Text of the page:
Anthropological Witness: Lessons from the Khmer Rouge TribunalAnthropological Witness looks at big questions about the ethical imperatives and epistemological assumptions involved in explanation and the role of the public scholar in addressing issues relating to truth, justice, social repair, and genocide. Hinton asks: Can scholars who serve as expert witnesses effectively contribute to international atrocity crimes tribunals where the focus is on legal guilt as opposed to academic explanation?
Forensic Facial Reconstruction: Finding Mr. XOn Saturday 22 January 2000, two men found a small holdall, abandoned on an industrial estate in the north of Sheffield. Upon opening the bag they made a gruesome discovery. A badly decomposed body. Who was this person? Why did they die? Where had the body been stored all of this time?
On this course from The University of Sheffield, you’ll learn alongside the experts who worked to determine the identity of Mr. X. You’ll discover the forensic science techniques that were used to identify the body and understand the circumstances surrounding their death.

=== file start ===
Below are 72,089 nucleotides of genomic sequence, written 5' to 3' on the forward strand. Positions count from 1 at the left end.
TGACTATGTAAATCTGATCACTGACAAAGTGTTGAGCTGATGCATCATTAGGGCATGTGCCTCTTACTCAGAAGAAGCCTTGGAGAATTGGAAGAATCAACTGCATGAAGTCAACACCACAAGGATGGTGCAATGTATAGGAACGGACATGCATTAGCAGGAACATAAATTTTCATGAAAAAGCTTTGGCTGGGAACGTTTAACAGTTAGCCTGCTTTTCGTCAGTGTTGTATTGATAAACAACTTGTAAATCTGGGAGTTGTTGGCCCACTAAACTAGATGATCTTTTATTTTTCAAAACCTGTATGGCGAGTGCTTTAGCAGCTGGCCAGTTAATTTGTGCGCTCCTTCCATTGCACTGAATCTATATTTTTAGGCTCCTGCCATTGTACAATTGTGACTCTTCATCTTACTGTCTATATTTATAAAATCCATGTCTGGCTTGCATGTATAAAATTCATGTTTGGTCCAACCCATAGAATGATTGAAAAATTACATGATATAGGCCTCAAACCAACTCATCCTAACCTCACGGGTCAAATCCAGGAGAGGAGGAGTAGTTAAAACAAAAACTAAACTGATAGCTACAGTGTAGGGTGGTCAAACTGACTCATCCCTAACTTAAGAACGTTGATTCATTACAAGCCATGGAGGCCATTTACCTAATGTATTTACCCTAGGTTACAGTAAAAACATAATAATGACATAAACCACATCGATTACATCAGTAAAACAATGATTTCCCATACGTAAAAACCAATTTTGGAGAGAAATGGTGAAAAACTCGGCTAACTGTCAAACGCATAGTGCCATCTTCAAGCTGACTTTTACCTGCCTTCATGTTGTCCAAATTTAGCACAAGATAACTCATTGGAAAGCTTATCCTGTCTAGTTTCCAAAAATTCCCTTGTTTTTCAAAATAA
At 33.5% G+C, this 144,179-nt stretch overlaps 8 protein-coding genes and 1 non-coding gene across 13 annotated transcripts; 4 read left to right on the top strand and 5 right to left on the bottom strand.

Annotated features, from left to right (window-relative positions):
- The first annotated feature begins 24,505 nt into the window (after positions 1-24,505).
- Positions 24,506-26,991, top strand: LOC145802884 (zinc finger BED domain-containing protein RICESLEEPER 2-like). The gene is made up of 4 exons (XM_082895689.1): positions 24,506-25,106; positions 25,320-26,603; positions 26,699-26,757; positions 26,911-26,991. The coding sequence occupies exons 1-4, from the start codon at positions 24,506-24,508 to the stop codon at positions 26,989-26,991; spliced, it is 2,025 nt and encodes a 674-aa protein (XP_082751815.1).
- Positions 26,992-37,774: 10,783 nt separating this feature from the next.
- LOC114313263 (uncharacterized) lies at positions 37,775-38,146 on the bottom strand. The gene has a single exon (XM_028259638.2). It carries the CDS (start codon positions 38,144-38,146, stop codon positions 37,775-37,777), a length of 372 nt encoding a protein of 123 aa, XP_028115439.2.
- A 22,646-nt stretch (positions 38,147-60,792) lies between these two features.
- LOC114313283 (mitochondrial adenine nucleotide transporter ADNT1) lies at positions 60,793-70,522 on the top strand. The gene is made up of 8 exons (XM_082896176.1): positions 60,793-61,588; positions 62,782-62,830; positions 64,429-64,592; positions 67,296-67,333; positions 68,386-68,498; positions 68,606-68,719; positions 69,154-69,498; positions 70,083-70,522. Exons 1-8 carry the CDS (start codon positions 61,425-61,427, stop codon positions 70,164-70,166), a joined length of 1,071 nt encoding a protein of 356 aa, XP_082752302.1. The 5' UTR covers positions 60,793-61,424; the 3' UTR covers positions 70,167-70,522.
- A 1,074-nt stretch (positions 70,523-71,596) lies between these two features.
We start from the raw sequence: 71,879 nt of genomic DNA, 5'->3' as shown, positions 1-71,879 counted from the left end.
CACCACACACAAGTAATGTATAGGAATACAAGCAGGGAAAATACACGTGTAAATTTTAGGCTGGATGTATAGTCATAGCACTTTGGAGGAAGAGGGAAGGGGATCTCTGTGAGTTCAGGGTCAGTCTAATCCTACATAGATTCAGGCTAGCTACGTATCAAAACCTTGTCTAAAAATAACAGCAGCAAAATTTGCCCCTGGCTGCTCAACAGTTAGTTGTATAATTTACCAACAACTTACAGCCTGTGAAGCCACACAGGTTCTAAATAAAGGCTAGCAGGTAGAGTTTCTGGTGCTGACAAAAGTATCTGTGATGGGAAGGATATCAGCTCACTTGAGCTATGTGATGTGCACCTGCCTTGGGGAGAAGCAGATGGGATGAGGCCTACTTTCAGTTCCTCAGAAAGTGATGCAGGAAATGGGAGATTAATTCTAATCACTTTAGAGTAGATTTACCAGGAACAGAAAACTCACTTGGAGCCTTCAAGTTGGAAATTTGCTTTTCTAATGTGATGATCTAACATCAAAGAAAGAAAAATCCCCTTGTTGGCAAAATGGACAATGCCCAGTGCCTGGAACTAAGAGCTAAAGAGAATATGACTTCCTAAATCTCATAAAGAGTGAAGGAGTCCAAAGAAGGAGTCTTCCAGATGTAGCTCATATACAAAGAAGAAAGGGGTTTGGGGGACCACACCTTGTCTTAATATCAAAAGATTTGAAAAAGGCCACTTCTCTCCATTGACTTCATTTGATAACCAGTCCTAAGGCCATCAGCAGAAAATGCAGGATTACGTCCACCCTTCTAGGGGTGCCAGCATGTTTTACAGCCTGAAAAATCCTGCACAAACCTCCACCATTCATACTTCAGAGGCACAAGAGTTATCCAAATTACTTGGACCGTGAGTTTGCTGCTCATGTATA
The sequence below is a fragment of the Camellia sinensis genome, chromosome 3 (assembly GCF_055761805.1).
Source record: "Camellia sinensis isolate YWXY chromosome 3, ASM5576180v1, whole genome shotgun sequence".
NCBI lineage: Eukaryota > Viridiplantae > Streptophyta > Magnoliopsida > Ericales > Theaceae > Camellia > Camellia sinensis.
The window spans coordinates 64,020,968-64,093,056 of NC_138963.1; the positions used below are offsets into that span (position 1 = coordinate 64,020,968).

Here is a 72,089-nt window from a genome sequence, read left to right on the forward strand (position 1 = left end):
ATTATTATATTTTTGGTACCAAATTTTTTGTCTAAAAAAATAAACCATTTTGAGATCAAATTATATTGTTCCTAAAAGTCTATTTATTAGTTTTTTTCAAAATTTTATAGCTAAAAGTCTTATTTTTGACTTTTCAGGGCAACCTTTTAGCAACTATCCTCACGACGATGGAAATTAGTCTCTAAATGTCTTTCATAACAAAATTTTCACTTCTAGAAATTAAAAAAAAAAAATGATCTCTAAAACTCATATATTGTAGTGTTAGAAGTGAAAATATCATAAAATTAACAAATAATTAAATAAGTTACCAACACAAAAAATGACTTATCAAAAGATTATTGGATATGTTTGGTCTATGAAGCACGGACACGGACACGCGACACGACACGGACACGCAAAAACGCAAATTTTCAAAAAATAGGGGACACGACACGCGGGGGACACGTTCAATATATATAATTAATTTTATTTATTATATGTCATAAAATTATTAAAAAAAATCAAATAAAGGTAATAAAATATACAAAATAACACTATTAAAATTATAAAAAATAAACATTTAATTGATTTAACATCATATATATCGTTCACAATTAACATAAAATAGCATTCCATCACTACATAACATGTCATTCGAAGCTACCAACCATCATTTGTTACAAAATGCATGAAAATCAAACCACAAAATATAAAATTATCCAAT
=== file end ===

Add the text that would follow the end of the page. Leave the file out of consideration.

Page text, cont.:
distinct disciplines, including anthropology—whose practitioners intersect with law enforcement and the criminal justice system.
Vital Topics Forum: Barriers to entry and success in forensic anthropologyAs with all scientific and academic disciplines, forensic anthropology upholds numerous barriers to entry and challenges to retention. Due to the field's homogeneity, lack of self-criticality, and maintenance of the status quo, many of these barriers remain unchecked, underdiscussed, and ultimately unchallenged. For example, the majority of nondisabled, neurotypical, cisgender, heterosexual white practitioners have faced relatively few barriers to success compared to those from